8.3. 15:29 | Updated 8.3. 15:41
Medium distance runner Sara Kuivisto has numbed the athletics audience with its Finnish records.
Last year, he recorded eight record results in the statistics, and in the beginning of the reign, there have been a total of four of them at 800 meters, 1,500 meters and miles.
Beating the long-chased 800-meter Finnish record and two minutes below the Tokyo Olympics made Kuivisto’s eyes sparkle, but now the feelings are mixed up, as the Finnish records have fallen at every start of the hall competitions.
“It feels like a little ashamed. I feel that somehow I have even shattered the whole concept of SE, ”Kuivisto describes his mood.
“Even people can’t really congratulate anymore. Everyone’s just that aha, again.”
In the process the situation, of course, is also stingy, as it underscores the development he has built over a dozen years with his coach Ari Suhonen with.
“I am in a situation where my own record is always also a Finnish record,” Kuivisto continues in an interview on International Women’s Day.
Suhonen confirms this.
“In the current situation, Sara’s records sound kind of better than they are. She is only improving her records, but they also happen to be Finnish records,” Suhonen explains.
The duo can now enjoy effective co-operation, mutual trust and earnings news in every corner of Finland.
Read more: Sara Kuivisto sets Finnish records on a conveyor belt in Tokyo: “Now it’s time to be pulled, driven”
Drywall the starting shot of his international running career was the victory at the 2018 Kaleva Games in Jyväskylä, with which he determined the result limit of the 2018 European Championships in Berlin.
“This is where my value tubes start,” Kuivisto declared.
It has come true. Kuivisto has experienced a series of value races in Berlin, the 2019 World Championships in Doha and the Tokyo Olympics last summer.
He struggled hard for the final places in Tokyo. Now they are real goals at the Belgrade World Championships on 18-20. March and at the Eugene World Championships in July.
With the current development curve, the next step is to register for the medal competition at the European Championships in Munich in August.
“It is possible that Sara will fight for the European Championship medals in the summer and the final place in the World Championships will now be a realistic goal,” Suhonen assesses the current situation.
Drought ran the Finnish record of 1,500 meters of indoor tracks at 4.06.14 in late February in Torun, Poland.
He is ranked 14th in world statistics and second in European statistics.
The result confirms the development of Kuivisto, especially on the main distance of 1,500 meters during the hall season, and especially because the hall tracks of 200 meters are difficult for his exceptionally long running step.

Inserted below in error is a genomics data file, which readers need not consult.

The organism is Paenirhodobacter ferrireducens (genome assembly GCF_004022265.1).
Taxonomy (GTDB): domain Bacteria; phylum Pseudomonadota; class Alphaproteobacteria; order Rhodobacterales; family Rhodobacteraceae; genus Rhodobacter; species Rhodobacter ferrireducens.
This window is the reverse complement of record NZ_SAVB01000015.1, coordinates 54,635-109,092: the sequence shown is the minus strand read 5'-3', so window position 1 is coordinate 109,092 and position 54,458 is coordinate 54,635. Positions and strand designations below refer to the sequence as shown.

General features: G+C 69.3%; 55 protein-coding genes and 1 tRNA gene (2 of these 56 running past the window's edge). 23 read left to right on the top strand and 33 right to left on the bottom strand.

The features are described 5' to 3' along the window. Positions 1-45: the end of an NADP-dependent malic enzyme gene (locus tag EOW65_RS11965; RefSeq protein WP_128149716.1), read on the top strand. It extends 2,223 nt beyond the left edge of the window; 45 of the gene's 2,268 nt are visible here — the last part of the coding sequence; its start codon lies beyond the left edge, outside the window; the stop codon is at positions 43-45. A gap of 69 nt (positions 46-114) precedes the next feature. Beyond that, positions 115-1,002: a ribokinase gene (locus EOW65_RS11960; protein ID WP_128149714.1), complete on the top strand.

The hall competitions are the most demanding competitions for him.
“Competing on short tracks is challenging for my type of runner also because I’m not such that I could swing at the top all the time,” Kuivisto explains.
“I like it leave a little leisurely and come to an end hard. In the hall, however, it’s hard because it’s so damn hard to pass on short straights. ”
Success requires both vigilance and quick reactions.
“If you are going to go straight on, the decision has to be made in the previous curve, because the straight ones are so short,” Kuivisto continues.
“On the hallways, there is half the time for solutions on the track with less than 400 seas. That’s why they have to leave the spine. ”
Read more: Sara Kuivisto, who is in a wild mood, already ran her third Finnish record in Tokyo: “She didn’t feel anything, she just breathed”
Drought developed rapidly last summer at 1,500 meters to the same level as he is at 800 meters. The racing routine is still not as solid as on a shorter trip.
“I may not have the same certainty for a tonne-tonne as a pile because I have had more tough 800-meter races during my career,” Kuivisto admits.
On the other hand, he is an exceptionally strong runner-up, which he confirmed in his four Finnish record runs at the Olympics.
“It’s terribly nice to go to the value races, because the pace is usually better for me than in some hare races. I’m strongest in the typical value races, where the start is a bit calmer,” Kuivisto emphasizes.
“Now, of course, I’m in such a condition that even a harder starting pace is right.”
Tokyo full-fledged runs also boost Kuivisto’s self-confidence, thanks to the fact that the duo feel they have mastered the timing of the season.
There are good steps to finish the exercises, but more important is the mutual trust of the duo. Kuivisto believes in Suhonen’s training program and the coach in his rival qualities.
“There is probably no one hundred percent right way to do things in sports. It is more important to believe one hundred percent in what is being done,” Kuivisto recalls of old wisdom.
At this point, Kuivisto and Suhonen are strong.
“We believe like crazy,” Kuivisto laughs.
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